Like many native plants, it is hardy and needs no special care. It does not require rich garden soil or even fertilizer for that matter - I have never renovated that garden bed! Pests seem to avoid it but the butterflies and other pollinators love coneflowers. The small seed eating birds love the coneflower seed heads. (I have to beat the birds to the seed of purple coneflowers I have to collect any seed!) It is an endangered flower in its native range. Perhaps you have room for this charmer in your garden?
Here's the PlantFiles page on the Tennessee Coneflower.
Thursday, June 11, 2009
Since plarn is far from picturesque, I've included a picture I took the other day at Powder Mills Park of wild yellow flags and buttercups. If you look close, you'll see the faint blue of forget-me-nots in the background. Simply beautiful. Take your camera and go out for a visit this week. If you have younglings, take them too and be sure to stop at the fish hatchery in the park. There are fish food machines and a few quarters will provide your kids with tons of squeals (as the trout jump and splash getting the food) and you with many terrific photo opportunities.
By the way, if you like my nature photography (all through the RCGC site and this blog), be sure to check out my other favorite blog, The Friends of Ganondagan and the Gallery pages on their website. My pictures are scattered through the blog and the website. Plus I've been creating a slideshow about once a month for their Gallery pages. Many of the pictures feature wild, native plants. I hope you enjoy!
Wednesday, June 3, 2009
Tuesday, April 14, 2009
Director Christine Froehlich created a really beautiful and compelling display for RCGC in the main GardenScape exhibit hall – on short notice and a shoestring. We had streams of visitors picking up Garden Center info, and lots of new people contacting us about our programs.
Friday, April 3, 2009
As gardeners, we have at least one foot firmly on that "green path" but maybe there are more things that we could do to make our ever-abiding love and passion for gardening more green. Here are a few things for you to consider. Even adding just one item from the list can make a difference!
Make your garden greener by:
- Reduce, Re-use, & Recycle - These are the core tenants of eco-friendly behavior. Look for places to re-use plastic pots and containers. Cut strips of fabric from old clothes to use for ties. Buy products made from recycled items. Old watering cans, wooden boxes, and more can make creative planters. Look for a creative use for an item before putting it into the rubbish or recycle bin - you are only limited by your own imagination!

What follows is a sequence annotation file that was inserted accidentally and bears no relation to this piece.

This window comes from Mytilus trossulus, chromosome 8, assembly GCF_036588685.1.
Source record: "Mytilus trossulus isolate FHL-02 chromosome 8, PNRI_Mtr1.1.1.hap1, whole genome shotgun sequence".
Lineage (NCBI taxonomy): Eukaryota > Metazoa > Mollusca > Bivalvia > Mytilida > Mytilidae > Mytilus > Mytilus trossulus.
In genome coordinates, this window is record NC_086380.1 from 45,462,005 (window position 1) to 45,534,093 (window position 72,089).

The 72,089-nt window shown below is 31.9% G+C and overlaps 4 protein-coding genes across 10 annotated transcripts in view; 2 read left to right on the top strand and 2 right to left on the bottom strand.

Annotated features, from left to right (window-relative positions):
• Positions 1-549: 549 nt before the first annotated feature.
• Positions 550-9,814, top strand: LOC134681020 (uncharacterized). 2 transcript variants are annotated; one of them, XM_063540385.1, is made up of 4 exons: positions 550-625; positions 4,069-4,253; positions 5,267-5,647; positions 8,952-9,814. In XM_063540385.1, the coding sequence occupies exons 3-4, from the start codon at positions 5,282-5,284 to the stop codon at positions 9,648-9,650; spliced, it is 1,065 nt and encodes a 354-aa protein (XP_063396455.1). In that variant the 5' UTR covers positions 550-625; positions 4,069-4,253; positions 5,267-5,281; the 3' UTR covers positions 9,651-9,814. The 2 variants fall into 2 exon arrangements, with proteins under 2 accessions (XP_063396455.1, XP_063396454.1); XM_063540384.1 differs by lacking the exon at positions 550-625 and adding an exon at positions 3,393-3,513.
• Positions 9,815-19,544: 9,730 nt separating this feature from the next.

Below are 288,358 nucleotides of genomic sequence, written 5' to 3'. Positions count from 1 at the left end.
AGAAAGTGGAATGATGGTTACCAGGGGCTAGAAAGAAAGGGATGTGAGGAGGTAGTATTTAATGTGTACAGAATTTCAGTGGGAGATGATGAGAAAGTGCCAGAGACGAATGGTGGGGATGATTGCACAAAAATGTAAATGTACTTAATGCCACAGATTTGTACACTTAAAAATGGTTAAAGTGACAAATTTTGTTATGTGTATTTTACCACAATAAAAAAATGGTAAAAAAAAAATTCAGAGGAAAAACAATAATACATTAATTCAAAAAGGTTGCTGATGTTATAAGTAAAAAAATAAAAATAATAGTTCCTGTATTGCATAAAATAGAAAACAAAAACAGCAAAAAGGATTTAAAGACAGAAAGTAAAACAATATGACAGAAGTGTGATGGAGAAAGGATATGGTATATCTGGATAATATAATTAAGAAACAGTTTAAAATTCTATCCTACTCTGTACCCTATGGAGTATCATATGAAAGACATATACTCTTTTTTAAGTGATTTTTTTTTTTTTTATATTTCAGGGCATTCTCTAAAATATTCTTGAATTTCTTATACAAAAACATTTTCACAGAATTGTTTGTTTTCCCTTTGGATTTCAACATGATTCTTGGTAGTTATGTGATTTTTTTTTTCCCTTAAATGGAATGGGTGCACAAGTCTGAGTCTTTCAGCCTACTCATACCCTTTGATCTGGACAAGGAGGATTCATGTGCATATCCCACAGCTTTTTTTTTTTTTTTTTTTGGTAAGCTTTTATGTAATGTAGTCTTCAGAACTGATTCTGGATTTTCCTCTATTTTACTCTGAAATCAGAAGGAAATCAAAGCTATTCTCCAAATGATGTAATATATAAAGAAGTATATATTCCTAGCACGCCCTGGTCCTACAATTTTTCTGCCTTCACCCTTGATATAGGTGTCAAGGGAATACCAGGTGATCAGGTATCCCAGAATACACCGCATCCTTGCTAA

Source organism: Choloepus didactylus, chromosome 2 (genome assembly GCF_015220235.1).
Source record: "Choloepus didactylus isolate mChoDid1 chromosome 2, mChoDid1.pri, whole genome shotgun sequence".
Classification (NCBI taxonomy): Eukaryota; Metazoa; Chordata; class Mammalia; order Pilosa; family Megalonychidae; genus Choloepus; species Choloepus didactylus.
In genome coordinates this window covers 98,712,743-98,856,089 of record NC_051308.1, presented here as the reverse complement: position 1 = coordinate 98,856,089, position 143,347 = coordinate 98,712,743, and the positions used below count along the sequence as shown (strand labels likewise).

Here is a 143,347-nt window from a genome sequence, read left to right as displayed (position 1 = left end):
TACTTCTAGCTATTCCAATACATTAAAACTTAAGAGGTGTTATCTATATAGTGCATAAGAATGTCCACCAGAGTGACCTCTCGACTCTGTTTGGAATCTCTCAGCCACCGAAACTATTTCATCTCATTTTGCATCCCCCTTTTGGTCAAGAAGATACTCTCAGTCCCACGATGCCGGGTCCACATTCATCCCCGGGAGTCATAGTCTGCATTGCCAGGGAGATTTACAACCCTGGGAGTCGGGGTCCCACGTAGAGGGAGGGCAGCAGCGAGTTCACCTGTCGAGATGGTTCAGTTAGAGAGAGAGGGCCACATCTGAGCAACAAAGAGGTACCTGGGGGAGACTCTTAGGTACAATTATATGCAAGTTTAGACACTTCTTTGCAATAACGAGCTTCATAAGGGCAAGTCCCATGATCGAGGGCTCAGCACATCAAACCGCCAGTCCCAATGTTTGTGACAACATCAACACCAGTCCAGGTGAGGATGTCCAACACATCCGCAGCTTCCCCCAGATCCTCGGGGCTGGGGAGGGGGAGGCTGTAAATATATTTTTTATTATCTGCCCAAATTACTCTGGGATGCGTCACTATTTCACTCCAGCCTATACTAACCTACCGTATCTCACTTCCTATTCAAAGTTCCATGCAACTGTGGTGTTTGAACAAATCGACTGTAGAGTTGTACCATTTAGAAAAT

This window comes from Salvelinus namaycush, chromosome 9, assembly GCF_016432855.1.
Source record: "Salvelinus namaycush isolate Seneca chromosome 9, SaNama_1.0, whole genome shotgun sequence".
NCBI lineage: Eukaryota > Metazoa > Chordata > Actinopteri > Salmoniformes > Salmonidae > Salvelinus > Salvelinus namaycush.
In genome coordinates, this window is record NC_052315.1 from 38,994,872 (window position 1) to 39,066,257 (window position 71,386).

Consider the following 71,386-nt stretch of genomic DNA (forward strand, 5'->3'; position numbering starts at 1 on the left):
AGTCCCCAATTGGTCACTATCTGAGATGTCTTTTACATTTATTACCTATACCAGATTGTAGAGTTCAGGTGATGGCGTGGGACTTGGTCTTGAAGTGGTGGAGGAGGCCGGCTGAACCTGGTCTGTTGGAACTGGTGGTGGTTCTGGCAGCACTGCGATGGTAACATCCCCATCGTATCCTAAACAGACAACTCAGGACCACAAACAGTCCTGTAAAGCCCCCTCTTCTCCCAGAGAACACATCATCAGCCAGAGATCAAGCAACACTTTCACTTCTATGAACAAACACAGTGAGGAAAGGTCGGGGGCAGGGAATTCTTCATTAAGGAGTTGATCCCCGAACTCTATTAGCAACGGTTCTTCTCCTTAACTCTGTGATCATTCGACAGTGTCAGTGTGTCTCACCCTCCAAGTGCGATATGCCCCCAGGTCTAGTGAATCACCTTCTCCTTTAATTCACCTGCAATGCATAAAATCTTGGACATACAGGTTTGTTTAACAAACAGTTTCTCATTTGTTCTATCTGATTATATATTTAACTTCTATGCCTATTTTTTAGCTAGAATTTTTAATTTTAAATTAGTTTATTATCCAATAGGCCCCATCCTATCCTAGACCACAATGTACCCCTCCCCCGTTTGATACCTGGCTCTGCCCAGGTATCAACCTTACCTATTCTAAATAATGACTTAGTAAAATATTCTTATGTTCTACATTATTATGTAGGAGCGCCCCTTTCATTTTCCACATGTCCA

- Compost - Landfills do not need to be burdened with your kitchen waste or yard clippings. Start a compost bin. Your plants will love the black gold that comes from the compost bin! Here's a document to get you started.
- Skip the pesticides, herbicides, and synthetic fertilizers - These poisons are very earth unfriendly things and they have no place in your garden. If you do absolutely need such a product, look for products that could be used in organic gardening or for items that aren't broad spectrum in nature. Broad spectrum pesticides kill the beneficial insects as well as the problem ones.
- Grow your own food - There is a growing movement to "eat local." While much of this focuses on supporting local farmers, your own veggie garden is part of that too. If you don't have the space or desire for an entire vegetable garden, why not tuck a few edibles into your flower beds? Some vegetable plants are quite beautiful. There are peas and beans with colored blossoms, kales and chards for nice foliage, peppers for ornamental fruits, and even some variegated varieties (ex: fish pepper and variegated tomato). Check out this list from the 100 Mile Diet site to get some encouragement to grow your own veggies or at least visit the local farmers' markets.
- Try some native plants and/or some heirloom varieties - Native plants are well-suited to the climate and growing conditions. They will need little to no special care - no pesticides, fertilizers, excessive watering and more are needed for them. They also great restorers of natural habitat for butterflies and other wildlife. Heirloom varieties are old varieties of plants with terrific qualities, history, and genetic diversity. Give them a try and save some seeds for next year's planting too! Here's some reading on native plants and some reading on heirlooms.